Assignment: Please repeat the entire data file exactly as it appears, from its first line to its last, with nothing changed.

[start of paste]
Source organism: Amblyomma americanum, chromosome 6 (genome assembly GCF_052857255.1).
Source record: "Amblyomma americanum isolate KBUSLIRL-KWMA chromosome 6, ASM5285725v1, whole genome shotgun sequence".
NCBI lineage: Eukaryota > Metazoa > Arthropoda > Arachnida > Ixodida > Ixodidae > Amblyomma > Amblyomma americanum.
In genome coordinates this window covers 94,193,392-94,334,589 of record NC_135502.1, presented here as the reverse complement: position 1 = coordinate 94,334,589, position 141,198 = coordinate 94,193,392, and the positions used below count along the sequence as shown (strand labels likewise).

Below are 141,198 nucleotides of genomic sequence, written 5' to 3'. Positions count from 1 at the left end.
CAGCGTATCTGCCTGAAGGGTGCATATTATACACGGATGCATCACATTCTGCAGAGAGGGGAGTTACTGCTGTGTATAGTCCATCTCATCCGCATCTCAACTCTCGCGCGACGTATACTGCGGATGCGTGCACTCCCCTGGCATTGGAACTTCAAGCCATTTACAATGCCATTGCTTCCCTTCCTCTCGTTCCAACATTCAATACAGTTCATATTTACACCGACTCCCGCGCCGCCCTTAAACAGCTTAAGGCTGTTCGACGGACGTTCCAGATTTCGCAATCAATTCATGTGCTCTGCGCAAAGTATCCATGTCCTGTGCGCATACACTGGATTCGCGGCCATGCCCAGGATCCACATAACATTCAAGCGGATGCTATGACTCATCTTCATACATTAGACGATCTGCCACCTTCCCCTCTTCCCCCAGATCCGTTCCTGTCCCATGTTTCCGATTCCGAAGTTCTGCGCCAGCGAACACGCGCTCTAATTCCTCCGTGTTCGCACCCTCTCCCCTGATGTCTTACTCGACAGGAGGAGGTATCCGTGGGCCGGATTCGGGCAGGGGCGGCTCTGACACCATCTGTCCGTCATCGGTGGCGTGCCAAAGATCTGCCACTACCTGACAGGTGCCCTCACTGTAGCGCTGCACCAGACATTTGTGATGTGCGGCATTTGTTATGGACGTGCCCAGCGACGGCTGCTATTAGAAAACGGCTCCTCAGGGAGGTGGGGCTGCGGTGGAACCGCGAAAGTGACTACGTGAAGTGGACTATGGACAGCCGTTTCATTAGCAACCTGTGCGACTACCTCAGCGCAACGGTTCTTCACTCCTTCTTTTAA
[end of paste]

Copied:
Source organism: Amblyomma americanum, chromosome 6 (genome assembly GCF_052857255.1).
Source record: "Amblyomma americanum isolate KBUSLIRL-KWMA chromosome 6, ASM5285725v1, whole genome shotgun sequence".
NCBI lineage: Eukaryota > Metazoa > Arthropoda > Arachnida > Ixodida > Ixodidae > Amblyomma > Amblyomma americanum.
In genome coordinates this window covers 94,193,392-94,334,589 of record NC_135502.1, presented here as the reverse complement: position 1 = coordinate 94,334,589, position 141,198 = coordinate 94,193,392, and the positions used below count along the sequence as shown (strand labels likewise).

Below are 141,198 nucleotides of genomic sequence, written 5' to 3'. Positions count from 1 at the left end.
CAGCGTATCTGCCTGAAGGGTGCATATTATACACGGATGCATCACATTCTGCAGAGAGGGGAGTTACTGCTGTGTATAGTCCATCTCATCCGCATCTCAACTCTCGCGCGACGTATACTGCGGATGCGTGCACTCCCCTGGCATTGGAACTTCAAGCCATTTACAATGCCATTGCTTCCCTTCCTCTCGTTCCAACATTCAATACAGTTCATATTTACACCGACTCCCGCGCCGCCCTTAAACAGCTTAAGGCTGTTCGACGGACGTTCCAGATTTCGCAATCAATTCATGTGCTCTGCGCAAAGTATCCATGTCCTGTGCGCATACACTGGATTCGCGGCCATGCCCAGGATCCACATAACATTCAAGCGGATGCTATGACTCATCTTCATACATTAGACGATCTGCCACCTTCCCCTCTTCCCCCAGATCCGTTCCTGTCCCATGTTTCCGATTCCGAAGTTCTGCGCCAGCGAACACGCGCTCTAATTCCTCCGTGTTCGCACCCTCTCCCCTGATGTCTTACTCGACAGGAGGAGGTATCCGTGGGCCGGATTCGGGCAGGGGCGGCTCTGACACCATCTGTCCGTCATCGGTGGCGTGCCAAAGATCTGCCACTACCTGACAGGTGCCCTCACTGTAGCGCTGCACCAGACATTTGTGATGTGCGGCATTTGTTATGGACGTGCCCAGCGACGGCTGCTATTAGAAAACGGCTCCTCAGGGAGGTGGGGCTGCGGTGGAACCGCGAAAGTGACTACGTGAAGTGGACTATGGACAGCCGTTTCATTAGCAACCTGTGCGACTACCTCAGCGCAACGGTTCTTCACTCCTTCTTTTAA